Friedländer developed an interest in northern art of the period while director of the Kaiser-Friedrich-Museum in the late 1920s and early 1930s. The collection included a large selection of Flemish paintings, including Jan van Eyck's Madonna in the Church, Rogier van der Weyden's Miraflores Altarpiece and Altar of Saint John, and Hugo van der Goes' Adoration of the Maji. Friedländer was struck by the lack of biographical detail on even the most accomplished of the artists, some of whom were still identified by notnames, the sometimes poorly supported attributions, and general historical neglect.The book focuses on establishing biographical details for the painters, attributing individual works, and detailing their major stylistic themes and techniques. The undertaking was extremely difficult, given the scant historical record of even the most significant artists.The series was a major influence on Erwin Panofsky's equally seminal Early Netherlandish Painting, which expanded on Friedländer's biographical and stylistic analysis to focus on iconography, intended meaning and historical context.

Goes (surname)

Goes, Góes, de Goes and van der Goes are surnames. They may refer to:

Albrecht Goes (1908–2000), German writer and Protestant theologian

Allan Góes, Brazilian mixed martial artist

Jelle Goes (born 1970), Dutch football manager

Joaquim Goes, Indian oceanographer

Júlio Góes, Brazilian tennis player

Fabio Góes, Brazilian singer

Luís Goes (1933–2012), Portuguese musician

Milroy Goes (born 1986), Indian film directorBento de Goes (1562–1607), Portuguese missionary and explorer

Eric Batista de Goes, Brazilian footballerFreddie van der Goes (1908–1976), South African swimmer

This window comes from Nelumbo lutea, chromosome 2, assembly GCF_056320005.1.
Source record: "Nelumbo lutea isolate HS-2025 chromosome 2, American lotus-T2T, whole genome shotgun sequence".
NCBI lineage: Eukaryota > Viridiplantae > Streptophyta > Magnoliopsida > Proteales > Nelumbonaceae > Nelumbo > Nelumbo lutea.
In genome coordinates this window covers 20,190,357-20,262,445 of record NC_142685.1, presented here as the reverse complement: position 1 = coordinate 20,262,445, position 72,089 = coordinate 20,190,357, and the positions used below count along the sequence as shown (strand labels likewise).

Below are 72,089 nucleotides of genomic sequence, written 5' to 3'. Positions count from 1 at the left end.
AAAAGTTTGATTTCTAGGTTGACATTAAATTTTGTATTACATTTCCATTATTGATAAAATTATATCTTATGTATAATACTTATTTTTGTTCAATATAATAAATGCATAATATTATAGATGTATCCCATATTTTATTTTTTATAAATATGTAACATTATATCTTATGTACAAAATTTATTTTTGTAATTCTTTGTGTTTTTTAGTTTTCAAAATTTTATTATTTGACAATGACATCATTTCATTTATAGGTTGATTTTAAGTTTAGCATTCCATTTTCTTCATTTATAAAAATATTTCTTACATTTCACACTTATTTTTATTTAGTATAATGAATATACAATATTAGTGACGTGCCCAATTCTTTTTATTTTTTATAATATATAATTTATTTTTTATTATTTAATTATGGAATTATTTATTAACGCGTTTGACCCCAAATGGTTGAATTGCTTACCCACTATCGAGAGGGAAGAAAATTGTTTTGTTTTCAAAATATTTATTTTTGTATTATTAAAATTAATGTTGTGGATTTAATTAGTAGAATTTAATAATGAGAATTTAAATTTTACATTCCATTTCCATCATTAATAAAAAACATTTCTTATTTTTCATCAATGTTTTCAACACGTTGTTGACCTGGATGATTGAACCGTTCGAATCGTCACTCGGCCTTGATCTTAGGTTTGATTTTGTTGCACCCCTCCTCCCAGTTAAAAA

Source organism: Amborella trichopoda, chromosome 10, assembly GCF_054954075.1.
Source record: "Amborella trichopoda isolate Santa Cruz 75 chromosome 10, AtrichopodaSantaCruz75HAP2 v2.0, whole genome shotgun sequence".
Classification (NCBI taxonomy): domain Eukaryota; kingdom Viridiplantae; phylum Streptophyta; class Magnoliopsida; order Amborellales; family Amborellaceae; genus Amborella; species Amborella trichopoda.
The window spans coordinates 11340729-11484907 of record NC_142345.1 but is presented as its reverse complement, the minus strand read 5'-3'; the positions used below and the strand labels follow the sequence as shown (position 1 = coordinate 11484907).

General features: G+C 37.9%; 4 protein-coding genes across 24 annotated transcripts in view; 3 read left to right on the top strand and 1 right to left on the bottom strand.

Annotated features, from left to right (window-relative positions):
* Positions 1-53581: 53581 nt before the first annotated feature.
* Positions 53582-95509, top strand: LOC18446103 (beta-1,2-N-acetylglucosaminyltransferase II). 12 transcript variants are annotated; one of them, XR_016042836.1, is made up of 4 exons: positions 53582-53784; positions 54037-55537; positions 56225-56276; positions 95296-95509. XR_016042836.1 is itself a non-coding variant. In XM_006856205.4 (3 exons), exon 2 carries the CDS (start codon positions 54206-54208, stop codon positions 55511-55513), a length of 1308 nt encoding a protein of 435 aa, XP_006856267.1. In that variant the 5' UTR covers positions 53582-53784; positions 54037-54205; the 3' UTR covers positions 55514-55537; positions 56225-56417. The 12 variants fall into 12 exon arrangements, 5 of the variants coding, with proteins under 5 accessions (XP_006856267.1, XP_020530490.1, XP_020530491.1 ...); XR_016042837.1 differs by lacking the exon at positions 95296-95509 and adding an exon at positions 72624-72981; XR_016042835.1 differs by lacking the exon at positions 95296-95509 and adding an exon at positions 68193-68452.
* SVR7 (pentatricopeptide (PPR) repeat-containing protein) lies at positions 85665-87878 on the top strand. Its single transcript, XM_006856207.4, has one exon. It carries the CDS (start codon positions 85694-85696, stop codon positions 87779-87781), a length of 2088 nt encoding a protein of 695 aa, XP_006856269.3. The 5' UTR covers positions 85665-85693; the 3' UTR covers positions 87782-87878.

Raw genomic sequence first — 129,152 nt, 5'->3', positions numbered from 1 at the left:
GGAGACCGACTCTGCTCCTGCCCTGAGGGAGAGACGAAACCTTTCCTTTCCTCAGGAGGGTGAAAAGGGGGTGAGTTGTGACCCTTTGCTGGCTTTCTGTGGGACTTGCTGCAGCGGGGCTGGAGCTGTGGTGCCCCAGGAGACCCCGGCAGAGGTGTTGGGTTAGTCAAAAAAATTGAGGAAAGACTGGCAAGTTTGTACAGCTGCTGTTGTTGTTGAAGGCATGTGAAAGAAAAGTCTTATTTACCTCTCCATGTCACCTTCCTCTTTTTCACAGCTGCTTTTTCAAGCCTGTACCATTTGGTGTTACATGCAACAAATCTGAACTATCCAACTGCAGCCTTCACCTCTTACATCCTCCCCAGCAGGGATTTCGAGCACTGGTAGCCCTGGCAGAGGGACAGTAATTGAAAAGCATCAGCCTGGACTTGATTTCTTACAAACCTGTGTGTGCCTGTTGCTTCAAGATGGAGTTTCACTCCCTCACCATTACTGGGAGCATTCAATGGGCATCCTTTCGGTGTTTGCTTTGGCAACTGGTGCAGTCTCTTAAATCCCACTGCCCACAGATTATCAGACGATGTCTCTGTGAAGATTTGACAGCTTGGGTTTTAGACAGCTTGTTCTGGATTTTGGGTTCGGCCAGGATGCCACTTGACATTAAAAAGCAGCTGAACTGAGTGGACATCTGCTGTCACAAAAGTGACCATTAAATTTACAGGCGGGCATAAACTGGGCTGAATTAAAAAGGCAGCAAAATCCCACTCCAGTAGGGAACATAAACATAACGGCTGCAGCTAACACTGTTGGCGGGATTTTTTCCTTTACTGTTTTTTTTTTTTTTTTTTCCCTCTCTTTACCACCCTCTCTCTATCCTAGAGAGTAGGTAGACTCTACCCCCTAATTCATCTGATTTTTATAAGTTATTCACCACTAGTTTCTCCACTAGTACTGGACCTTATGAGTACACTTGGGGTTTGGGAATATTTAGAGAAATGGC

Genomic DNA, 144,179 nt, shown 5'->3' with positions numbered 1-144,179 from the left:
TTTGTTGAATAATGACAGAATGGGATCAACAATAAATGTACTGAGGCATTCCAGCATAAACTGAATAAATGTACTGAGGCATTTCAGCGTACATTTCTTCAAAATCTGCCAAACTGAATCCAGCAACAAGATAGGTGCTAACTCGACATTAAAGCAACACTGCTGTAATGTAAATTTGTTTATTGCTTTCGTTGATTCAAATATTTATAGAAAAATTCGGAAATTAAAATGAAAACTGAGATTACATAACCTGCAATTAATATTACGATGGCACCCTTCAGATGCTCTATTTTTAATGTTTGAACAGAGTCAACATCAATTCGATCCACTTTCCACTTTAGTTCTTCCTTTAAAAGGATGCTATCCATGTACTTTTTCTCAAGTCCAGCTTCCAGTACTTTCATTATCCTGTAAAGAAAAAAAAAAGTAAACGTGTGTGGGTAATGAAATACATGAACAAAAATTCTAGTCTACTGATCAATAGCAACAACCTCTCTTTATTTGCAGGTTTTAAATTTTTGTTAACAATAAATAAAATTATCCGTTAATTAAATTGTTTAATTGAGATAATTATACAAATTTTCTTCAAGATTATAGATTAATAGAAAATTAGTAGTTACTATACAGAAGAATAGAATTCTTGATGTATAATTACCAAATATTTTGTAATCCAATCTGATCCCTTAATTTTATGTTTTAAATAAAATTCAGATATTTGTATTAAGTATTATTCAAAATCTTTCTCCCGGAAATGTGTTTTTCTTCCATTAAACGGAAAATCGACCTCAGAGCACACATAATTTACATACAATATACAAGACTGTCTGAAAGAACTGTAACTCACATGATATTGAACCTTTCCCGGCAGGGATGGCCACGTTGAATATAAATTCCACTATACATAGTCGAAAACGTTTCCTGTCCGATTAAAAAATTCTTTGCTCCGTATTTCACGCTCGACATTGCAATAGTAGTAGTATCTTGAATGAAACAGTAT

Hugo van der Goes (c. 1440–1482), Flemish painter

Louis Napoleon van der Goes van Dirxland (1806–1885), Dutch politician

Marinus van der Goes van Naters (1900–2005), Dutch nobleman and politician

Wouter van der Goes (born 1973), Dutch radio disc jockey

List of works by Hugo van der Goes

The following is an incomplete list of paintings and drawings by the Early Netherlandish painter Hugo van der Goes. Attribution of his work has been difficult for art historians, and a great many works though, in the early to mid 20th century, to be by his hand are now accepted to be copies by members of his workshop or by followers. Often, when trying to establish attribution, if there was no documentary evidence, comparisons were made to his great 1470 Portinari Altarpiece, mentioned by Vasari.Hugo appears to have left a large number of drawings, and either from these or the paintings themselves followers made large numbers of copies of compositions that have not survived from his own hand.

Master of 1499

The Master of 1499, sometimes called the Bruges Master of 1499, was a Flemish painter active at the end of the fifteenth century, known from four paintings, all closely related to earlier works by others, and one dated "1499".

It appears likely that he was from Ghent and not from Bruges, his name notwithstanding. He copied the style of Hugo van der Goes, and his name is derived from a diptych he painted for Christian de Hondt, dated to 1499 and preserved in Antwerp, in the Koninklijk Museum voor Schone Kunsten; in this painting he copies the work of Jan van Eyck. His output also includes a Madonna and Child with Four Saints, now in Richmond, Virginia; a Coronation of the Virgin in the Royal Collection; a diptych of the Annunciation in Berlin; and a Holy Family with Angels in Antwerp.